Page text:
Acts of Contrition


“I don’t want you remembering my sins,” I told my friend who was a priest. And it struck me, that God did not want to remember them either.

Words about a relationship: movement, waiting, change, patience. Old age.

I realized at the age of 23 and ever since, that I always was having difficulty with the things closest to me —from trying to address a business concern in Arthur, North Dakota when I lived in Fargo, to seeing them but not getting to the things so close. It would be so easier tomorrow. I would get around to it.

Patience: God waiting for a response. A girl I had thoughts of marrying once. Until I was moved inside. So here I was, born incomplete, imperfect, in need of something. Bored, restless.

I was headed into my cave this weekend to go on retreat. It was odd that when it came to civilization, that history did not view the cave man as advanced. Yet all men still were cavemen, in need of reflection about the important relationships in their lives. Cave men, old men, young men.

To find fullness, I had to realize my own need to be healed. A shaman was a healer who had God-like powers, when the doctor takes on the role of priest in the Amazon. And with healing as either a priest or a doctor, a miracle was happening. Or was it just hocus-pocus? To view it in others, using magic potions made from the bark of trees, or to see it in the relationships of my life, is to be moved, to change.

So there I was, distracted, having difficulty with the things closest to me. I was distracted from my God, always having difficulty with the things closest to me—The penitent who forgot what was important, seeing things, even these sins, a part of me I was not proud of, avoiding getting at the truth about me. Distracted from my God –a good definition of sin.

So this forgiveness: Was it just another hocus-pocus? In the words of the Creighton Jesuit, Andy Alexander:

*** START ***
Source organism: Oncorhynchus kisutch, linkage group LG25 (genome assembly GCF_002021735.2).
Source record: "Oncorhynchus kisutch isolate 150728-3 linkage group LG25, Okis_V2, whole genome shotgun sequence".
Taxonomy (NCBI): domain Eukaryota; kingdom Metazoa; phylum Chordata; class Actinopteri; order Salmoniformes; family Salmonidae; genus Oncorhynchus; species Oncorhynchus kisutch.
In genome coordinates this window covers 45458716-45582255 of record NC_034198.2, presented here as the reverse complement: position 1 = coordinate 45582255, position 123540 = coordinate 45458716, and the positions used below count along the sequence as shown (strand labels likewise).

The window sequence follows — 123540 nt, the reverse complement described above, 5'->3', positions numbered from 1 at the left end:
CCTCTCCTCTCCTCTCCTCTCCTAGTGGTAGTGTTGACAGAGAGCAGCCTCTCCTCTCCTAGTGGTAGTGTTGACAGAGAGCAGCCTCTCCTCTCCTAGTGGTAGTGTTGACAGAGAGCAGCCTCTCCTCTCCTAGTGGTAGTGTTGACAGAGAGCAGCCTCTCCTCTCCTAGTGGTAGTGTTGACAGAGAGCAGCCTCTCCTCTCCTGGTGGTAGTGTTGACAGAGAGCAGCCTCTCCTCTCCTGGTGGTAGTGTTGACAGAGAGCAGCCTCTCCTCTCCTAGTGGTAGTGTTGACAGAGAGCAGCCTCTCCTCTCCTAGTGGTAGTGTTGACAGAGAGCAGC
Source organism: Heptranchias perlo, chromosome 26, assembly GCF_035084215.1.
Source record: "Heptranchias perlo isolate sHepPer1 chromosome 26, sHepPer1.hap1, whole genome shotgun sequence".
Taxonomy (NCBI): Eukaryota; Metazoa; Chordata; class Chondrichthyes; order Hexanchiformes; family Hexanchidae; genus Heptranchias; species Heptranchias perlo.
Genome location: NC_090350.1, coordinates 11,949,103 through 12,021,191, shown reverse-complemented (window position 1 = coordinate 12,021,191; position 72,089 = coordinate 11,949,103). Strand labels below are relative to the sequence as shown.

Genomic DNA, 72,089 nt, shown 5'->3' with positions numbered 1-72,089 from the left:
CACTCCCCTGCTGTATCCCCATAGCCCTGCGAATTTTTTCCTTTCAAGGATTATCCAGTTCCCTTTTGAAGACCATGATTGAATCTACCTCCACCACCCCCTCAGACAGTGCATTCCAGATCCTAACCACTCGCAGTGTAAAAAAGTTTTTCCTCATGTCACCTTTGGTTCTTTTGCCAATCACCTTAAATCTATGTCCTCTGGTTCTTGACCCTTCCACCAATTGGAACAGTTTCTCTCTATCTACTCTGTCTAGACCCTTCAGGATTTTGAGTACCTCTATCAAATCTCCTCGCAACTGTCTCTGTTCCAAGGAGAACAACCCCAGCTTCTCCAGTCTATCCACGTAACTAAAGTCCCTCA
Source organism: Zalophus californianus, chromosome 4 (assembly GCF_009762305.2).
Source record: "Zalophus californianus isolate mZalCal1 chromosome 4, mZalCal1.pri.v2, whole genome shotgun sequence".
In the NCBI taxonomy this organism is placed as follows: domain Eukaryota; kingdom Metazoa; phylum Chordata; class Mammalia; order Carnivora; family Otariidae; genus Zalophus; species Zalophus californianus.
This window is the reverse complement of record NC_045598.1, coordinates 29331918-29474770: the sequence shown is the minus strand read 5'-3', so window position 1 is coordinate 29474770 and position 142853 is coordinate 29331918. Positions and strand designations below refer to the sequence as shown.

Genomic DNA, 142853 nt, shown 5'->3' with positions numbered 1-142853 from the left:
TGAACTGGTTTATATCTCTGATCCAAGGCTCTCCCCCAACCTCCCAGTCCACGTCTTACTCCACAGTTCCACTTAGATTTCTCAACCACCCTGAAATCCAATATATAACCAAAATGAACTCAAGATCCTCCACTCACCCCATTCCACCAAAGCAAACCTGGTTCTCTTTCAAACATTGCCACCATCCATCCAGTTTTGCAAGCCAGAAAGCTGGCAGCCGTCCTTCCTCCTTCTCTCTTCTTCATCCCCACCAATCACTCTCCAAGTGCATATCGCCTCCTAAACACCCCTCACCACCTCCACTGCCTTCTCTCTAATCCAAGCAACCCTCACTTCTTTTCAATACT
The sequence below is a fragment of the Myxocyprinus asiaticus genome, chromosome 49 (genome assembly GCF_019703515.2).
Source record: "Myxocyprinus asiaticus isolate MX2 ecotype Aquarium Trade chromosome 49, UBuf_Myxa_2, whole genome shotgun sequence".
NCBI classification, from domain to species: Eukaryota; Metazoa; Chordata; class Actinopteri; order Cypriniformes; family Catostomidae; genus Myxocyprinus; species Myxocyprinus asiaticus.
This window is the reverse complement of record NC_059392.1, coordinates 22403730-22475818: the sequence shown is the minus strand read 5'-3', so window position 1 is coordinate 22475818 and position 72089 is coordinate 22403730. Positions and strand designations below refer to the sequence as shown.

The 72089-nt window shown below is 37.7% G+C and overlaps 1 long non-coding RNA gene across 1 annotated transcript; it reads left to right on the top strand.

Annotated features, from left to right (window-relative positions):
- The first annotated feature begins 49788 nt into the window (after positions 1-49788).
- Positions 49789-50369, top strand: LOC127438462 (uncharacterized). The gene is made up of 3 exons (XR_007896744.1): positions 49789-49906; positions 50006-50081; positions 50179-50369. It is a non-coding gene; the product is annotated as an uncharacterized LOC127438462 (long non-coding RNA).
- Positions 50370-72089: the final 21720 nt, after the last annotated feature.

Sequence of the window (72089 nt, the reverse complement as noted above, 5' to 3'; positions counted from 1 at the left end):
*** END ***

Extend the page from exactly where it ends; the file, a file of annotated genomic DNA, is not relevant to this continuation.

“Jesus was here reshaping what the Chosen People thought about God, taking people into a deeper sense of who God is and therefore, who they are called to be. And in comes the transformation of the sense of what kind of relationship God wants to have with them. IN comes the sacrament of Reconciliation. “You have heard it said … but, I say to you …”

I saw it in the growth last year of trees that had been planted here in what seemed 2003. Those trees, their bark. The shaman was at work, even on me. What really had changed was that I had learned to pray here. And I was beginning to see God in all things, like I had never seen before. Even with the things closest to me.

Jesus continued after the Resurrection this reshaping what the people had heard and what they had learned. After the Resurrection, in the garden, hearing the same words of Jesus that he had asked of the apostles when he met them, only this time to Mary as he wiped away her tears: WHO IS IT THAT YOU ARE LOOKING FOR?

When I started going on retreat, I used to approach sacrament of Reconciliation with reluctance. It was a vanity. It was called arrogance in men, visible with age. I had once said to a priest, a friend: “I don’t want you remembering my sins.” And it struck me that God did not want to remember them either. That was the part about me that has changed.


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